When It Is Time To Leave Your Job
February 24th, 2011 · 12 Comments
Regardless of how unhappy they are, people are always afraid to move jobs. Though the odds of success may be higher at another company, it is the uncertainty that clouds their judgment.
I have seen candidates wait out an impending lay-off just to keep some glimmer of hope that it may not come. If you work hard enough and become very good at what you do, you should feel comfortable moving to another company. It’s worth the risk, if you make an educated, carefully considered decision.
Below, you will find some signs that it is time to jump ship and pursue a career at another company where you can excel.
YOUR JOB FOCUSES ON ALL OF YOUR WEAKNESSES
There are certain facets of business that some people are not effective at doing for the sole reason that they don’t like doing those things. For me, it’s numbers. Even though I had a minor in accounting, I can’t stand looking at them nor do I waste my time with them.
Good managers take their team and divide tasks according to each person’s strengths. This is all well and good, but the problem is that there are not many good managers.
If your boss is not implementing this sort of strategy and you find yourself waking up in the morning in agony, then it’s time to leave.
GETTING A PROMOTION SEEMS YEARS AWAY
Personally, I don’t like working with large companies nor did I enjoy my short stint in the corporate world before I started my business. The minute a company goes public, they have little loyalty for their employees.
Most firms could care less about the talent that lies within the company. Sadly, some firms refer to people as human capital. Large companies have to produce in 90-day clips.
They have to increase numbers from the last quarter and many of the executives are too busy being stressed by this. The outcome is that they don’t care to spend 10 minutes with you. Corporations are not in the business of making you rich.
If you have this feeling and don’t see much of a future within the firm, leave.
YOUR COWORKERS ARE CREATING AN ATMOSPHERE THAT IS NOT CONDUCIVE TO SUCCESS
My applicants who come from the financial sector have miserable stories about their co-workers. I’ve been told by a plethora of people that there are drugs being used, and the worse part about is that this is the norm; the financial-related applicants tend to describe such illegal and dangerous situations with a blasé attitude.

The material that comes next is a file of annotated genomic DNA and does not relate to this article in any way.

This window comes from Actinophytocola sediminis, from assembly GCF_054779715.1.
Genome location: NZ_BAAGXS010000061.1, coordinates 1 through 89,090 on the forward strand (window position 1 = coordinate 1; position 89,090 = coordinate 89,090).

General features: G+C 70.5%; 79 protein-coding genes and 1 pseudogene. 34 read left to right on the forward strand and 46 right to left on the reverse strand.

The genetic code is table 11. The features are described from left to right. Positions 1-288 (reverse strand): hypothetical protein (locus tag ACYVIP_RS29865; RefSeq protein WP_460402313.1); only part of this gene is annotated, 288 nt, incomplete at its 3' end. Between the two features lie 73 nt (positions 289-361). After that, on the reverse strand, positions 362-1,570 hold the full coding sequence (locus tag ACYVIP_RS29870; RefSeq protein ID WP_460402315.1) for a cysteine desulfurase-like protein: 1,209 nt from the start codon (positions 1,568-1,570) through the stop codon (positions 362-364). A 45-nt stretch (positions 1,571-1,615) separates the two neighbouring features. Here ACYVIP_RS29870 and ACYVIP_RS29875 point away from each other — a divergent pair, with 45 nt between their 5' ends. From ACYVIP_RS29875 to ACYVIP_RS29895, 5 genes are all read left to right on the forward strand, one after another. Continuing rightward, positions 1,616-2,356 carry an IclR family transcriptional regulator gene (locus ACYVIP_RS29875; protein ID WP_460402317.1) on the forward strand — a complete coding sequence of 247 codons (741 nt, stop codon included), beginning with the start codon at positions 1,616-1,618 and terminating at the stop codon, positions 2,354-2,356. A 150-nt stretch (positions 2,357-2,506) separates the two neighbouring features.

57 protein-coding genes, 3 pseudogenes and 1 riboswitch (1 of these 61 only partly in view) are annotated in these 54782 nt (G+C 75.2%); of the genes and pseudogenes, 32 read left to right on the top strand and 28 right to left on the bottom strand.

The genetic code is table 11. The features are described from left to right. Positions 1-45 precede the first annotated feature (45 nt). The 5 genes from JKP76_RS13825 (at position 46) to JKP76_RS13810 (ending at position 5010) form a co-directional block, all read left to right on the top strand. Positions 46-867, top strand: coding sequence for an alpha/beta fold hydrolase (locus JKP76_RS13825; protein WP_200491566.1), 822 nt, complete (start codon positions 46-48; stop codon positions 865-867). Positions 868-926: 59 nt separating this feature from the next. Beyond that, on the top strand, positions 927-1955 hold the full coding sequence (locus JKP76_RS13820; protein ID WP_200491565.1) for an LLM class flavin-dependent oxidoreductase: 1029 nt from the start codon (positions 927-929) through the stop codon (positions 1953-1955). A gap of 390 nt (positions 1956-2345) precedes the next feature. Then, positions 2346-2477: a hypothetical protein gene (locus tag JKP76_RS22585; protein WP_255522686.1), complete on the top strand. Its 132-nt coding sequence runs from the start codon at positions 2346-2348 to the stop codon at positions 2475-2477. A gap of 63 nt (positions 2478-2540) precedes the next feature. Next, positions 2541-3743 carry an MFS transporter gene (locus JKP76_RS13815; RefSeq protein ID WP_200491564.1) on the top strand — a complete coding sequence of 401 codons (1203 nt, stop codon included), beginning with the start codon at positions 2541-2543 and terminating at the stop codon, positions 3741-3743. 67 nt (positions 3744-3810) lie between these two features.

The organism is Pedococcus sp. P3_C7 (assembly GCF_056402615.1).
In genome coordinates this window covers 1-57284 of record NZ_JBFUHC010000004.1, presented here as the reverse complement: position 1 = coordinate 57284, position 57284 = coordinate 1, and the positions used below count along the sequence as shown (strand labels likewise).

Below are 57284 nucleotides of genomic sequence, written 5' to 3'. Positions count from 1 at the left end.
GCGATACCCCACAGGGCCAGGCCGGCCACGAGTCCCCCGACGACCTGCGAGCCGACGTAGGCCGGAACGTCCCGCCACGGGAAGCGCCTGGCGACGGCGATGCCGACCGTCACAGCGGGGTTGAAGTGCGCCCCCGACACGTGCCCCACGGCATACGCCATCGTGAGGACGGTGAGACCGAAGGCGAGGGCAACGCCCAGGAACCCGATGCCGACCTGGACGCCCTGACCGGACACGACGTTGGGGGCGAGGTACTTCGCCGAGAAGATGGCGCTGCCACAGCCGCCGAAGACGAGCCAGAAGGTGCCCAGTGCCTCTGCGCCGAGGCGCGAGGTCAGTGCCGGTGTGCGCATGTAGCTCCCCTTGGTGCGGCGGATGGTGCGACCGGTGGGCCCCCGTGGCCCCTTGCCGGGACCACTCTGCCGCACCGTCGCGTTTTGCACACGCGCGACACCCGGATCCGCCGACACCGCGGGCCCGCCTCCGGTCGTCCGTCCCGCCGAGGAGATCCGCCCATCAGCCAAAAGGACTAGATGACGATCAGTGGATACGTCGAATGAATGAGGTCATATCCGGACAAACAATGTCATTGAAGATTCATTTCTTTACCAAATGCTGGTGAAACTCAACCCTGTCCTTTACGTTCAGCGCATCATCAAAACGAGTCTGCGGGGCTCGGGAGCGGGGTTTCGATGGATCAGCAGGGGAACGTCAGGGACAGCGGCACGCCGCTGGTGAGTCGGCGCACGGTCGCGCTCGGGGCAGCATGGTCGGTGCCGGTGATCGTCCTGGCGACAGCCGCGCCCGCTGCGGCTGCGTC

The people around you can have a tremendous impact on how you behave at work and how complacent you may get, sensational stories about office drug use aside. If the attitude is one that gives the message of, “I don’t feel like doing it,” take the risk, leave the firm and find a company that has ambitious people within.
INCOMING BUSINESS IS SCREECHING TO A HALT
The moment the phones die, your career begins to deteriorate. Cold-call all you want, but it’s still not going to do any good. The determination as to whether to stay at your company comes down to incoming business. If the phones go silent, don’t think that you have this undying loyalty to the business owner.
It’s business. Leave and get a new job at a better company.
This is a guest post. About the author:
Ken Sundheim was the founder is the acting President of KAS Placement. KAS KAS Placement Recruitersdoes executive search for companies ranging from BNY Mellon to smaller, start-up organizations. The agencyRecruiters New York City was founded by Ken from a studio apartment on the Upper West Side of Manhattan. KAS Recruiters Washington DC KAS Placement also has 2 new businesses ready to launch this year. Ken and his wife, Alison, live on the Upper East Side of Manhattan.
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Tags: Office Politcs